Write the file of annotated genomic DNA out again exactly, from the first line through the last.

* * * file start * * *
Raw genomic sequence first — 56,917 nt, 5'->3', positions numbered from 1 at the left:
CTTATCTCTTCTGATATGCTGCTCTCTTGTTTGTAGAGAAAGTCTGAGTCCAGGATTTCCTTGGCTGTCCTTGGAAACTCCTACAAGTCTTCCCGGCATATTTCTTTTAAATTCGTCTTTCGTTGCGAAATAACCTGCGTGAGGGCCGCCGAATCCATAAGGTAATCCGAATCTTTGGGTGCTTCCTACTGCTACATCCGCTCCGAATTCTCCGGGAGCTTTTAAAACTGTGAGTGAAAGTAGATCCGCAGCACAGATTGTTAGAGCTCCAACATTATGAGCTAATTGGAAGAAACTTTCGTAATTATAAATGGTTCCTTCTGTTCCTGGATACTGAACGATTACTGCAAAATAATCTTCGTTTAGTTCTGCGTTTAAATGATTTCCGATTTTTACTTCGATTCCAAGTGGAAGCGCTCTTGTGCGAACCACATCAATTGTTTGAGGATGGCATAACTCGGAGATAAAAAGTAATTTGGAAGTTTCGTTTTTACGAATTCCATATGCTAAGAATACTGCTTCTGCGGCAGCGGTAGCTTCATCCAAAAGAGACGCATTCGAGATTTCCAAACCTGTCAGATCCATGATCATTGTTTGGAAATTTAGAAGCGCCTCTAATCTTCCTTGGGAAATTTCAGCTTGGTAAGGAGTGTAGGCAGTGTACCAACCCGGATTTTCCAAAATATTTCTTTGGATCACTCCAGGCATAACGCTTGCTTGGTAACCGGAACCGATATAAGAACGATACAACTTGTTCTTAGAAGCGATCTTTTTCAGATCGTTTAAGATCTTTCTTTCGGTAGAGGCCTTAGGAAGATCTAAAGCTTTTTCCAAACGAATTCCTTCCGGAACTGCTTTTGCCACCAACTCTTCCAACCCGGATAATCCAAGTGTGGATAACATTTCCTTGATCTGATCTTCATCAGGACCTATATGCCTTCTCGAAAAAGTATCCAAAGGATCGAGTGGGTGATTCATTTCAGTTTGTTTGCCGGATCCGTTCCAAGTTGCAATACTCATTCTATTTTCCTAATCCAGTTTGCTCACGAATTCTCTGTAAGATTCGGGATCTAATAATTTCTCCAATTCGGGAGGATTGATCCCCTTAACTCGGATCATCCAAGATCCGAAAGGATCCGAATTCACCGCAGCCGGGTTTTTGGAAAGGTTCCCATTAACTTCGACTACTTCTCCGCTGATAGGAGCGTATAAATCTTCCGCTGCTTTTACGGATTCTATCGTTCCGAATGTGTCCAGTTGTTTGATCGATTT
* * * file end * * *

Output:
Raw genomic sequence first — 56,917 nt, 5'->3', positions numbered from 1 at the left:
CTTATCTCTTCTGATATGCTGCTCTCTTGTTTGTAGAGAAAGTCTGAGTCCAGGATTTCCTTGGCTGTCCTTGGAAACTCCTACAAGTCTTCCCGGCATATTTCTTTTAAATTCGTCTTTCGTTGCGAAATAACCTGCGTGAGGGCCGCCGAATCCATAAGGTAATCCGAATCTTTGGGTGCTTCCTACTGCTACATCCGCTCCGAATTCTCCGGGAGCTTTTAAAACTGTGAGTGAAAGTAGATCCGCAGCACAGATTGTTAGAGCTCCAACATTATGAGCTAATTGGAAGAAACTTTCGTAATTATAAATGGTTCCTTCTGTTCCTGGATACTGAACGATTACTGCAAAATAATCTTCGTTTAGTTCTGCGTTTAAATGATTTCCGATTTTTACTTCGATTCCAAGTGGAAGCGCTCTTGTGCGAACCACATCAATTGTTTGAGGATGGCATAACTCGGAGATAAAAAGTAATTTGGAAGTTTCGTTTTTACGAATTCCATATGCTAAGAATACTGCTTCTGCGGCAGCGGTAGCTTCATCCAAAAGAGACGCATTCGAGATTTCCAAACCTGTCAGATCCATGATCATTGTTTGGAAATTTAGAAGCGCCTCTAATCTTCCTTGGGAAATTTCAGCTTGGTAAGGAGTGTAGGCAGTGTACCAACCCGGATTTTCCAAAATATTTCTTTGGATCACTCCAGGCATAACGCTTGCTTGGTAACCGGAACCGATATAAGAACGATACAACTTGTTCTTAGAAGCGATCTTTTTCAGATCGTTTAAGATCTTTCTTTCGGTAGAGGCCTTAGGAAGATCTAAAGCTTTTTCCAAACGAATTCCTTCCGGAACTGCTTTTGCCACCAACTCTTCCAACCCGGATAATCCAAGTGTGGATAACATTTCCTTGATCTGATCTTCATCAGGACCTATATGCCTTCTCGAAAAAGTATCCAAAGGATCGAGTGGGTGATTCATTTCAGTTTGTTTGCCGGATCCGTTCCAAGTTGCAATACTCATTCTATTTTCCTAATCCAGTTTGCTCACGAATTCTCTGTAAGATTCGGGATCTAATAATTTCTCCAATTCGGGAGGATTGATCCCCTTAACTCGGATCATCCAAGATCCGAAAGGATCCGAATTCACCGCAGCCGGGTTTTTGGAAAGGTTCCCATTAACTTCGACTACTTCTCCGCTGATAGGAGCGTATAAATCTTCCGCTGCTTTTACGGATTCTATCGTTCCGAATGTGTCCAGTTGTTTGATCGATTT